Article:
The premise of the talk is to explain their take on Red Team operations and methodology. An important feature of this is the notion of emulation of threat techniques independent of the toolkit. In other words, the ability to use multiple tools, to perform the same function. The important point being that Red Teams do not need to use the exact tools of adversary’s, but can use any means to accomplish the job, as long as the techniques are mirrored.
In terms of adversary techniques, in a post-exploit Windows environment, this can be broken down thus:
Tactic 1: Situational Awarenesses
Tactic 2. Domain Trusts
Tactic 3. Escalation and Pivoting
Tactic 5. Files Files Files
With the focus on the ability to use multiple tools to perform the same function, it is obviously preferable to use new freely available tools to automate, improve and speed things up.
For example, traditionally we used net.exe to enumerate users and network information. The following commands are taken from the Red Team Field Manual (Page 16) – Windows NET/DOMAIN commands:
net view /domain - Hosts in current domain. net view /domain:[MYDOMAIN] - Hosts in [MYDOMAIN} net user /domain - All users in current domain net accounts /domain - Domain password policy net localgroup "Administrators" - Local admins net group /domain - Domain groups net group "Domain Admins" - Domain admin users net group "Domain Controllers" /domain - List DCs net share - SMB shares
PowerView is a PowerShell tool to gain network situational awareness on Windows domains. It contains a set of pure-PowerShell replacements for various windows “net *” commands, which utilize PowerShell AD hooks and underlying Win32 API functions to perform useful Windows domain functionality.
This is a beautiful and powerful tool, comprising a full net.exe replacement in case this is blocked, plus additional functionality such as:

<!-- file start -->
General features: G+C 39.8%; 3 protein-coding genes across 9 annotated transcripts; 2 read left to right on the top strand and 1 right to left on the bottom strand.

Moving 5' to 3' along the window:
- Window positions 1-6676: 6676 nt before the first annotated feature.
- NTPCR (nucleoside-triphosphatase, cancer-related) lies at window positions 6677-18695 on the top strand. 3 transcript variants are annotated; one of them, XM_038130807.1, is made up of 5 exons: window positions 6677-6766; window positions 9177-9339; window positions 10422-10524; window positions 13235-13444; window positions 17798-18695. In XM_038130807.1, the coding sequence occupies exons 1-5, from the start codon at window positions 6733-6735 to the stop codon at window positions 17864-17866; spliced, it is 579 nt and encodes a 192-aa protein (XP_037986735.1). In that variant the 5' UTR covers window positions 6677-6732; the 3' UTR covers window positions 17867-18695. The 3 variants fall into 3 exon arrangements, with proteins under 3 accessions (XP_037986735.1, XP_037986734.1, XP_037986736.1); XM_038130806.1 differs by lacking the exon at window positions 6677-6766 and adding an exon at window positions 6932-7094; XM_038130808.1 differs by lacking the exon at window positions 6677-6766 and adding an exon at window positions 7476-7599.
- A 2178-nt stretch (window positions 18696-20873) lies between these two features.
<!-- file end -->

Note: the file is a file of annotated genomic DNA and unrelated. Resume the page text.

Invoke-UserHunter - finds machines on the local domain where specified users are logged into, and can optionally check if the current user has local admin access to found machines Invoke-StealthUserHunter - finds all file servers utilizes in user HomeDirectories, and checks the sessions one each file server, hunting for particular users Invoke-ProcessHunter - hunts for processes with a specific name or owned by a specific user on domain machines Invoke-UserEventHunter - hunts for user logon events in domain controller event logs
Domain Trust Functions
Get-NetDomainTrust - gets all trusts for the current user's domain Get-NetForestTrust - gets all trusts for the forest associated with the current user's domain Find-ForeignUser - enumerates users who are in groups outside of their principal domain Find-ForeignGroup - enumerates all the members of a domain's groups and finds users that are outside of the queried domain Invoke-MapDomainTrust - try to build a relational mapping of all domain trusts
Invoke-ShareFinder - finds (non-standard) shares on hosts in the local domain Invoke-FileFinder - finds potentially sensitive files on hosts in the local domain Find-LocalAdminAccess - finds machines on the domain that the current user has local admin access to Find-UserField - searches a user field for a particular term Find-ComputerField - searches a computer field for a particular term Get-ExploitableSystem - finds systems likely vulnerable to common exploits Invoke-EnumerateLocalAdmin - enumerates members of the local Administrators groups across all machines in the domain
With Powershell’s “help” function, coupled with the “-Examples” parameter and tab completion, this just could not be easier for us.
David and Will go on to discuss some of the old and new school tools and techniques for escalation, pivoting, persistence and getting to the data.
I encourage you to take 50 minutes to watch this seminal talk: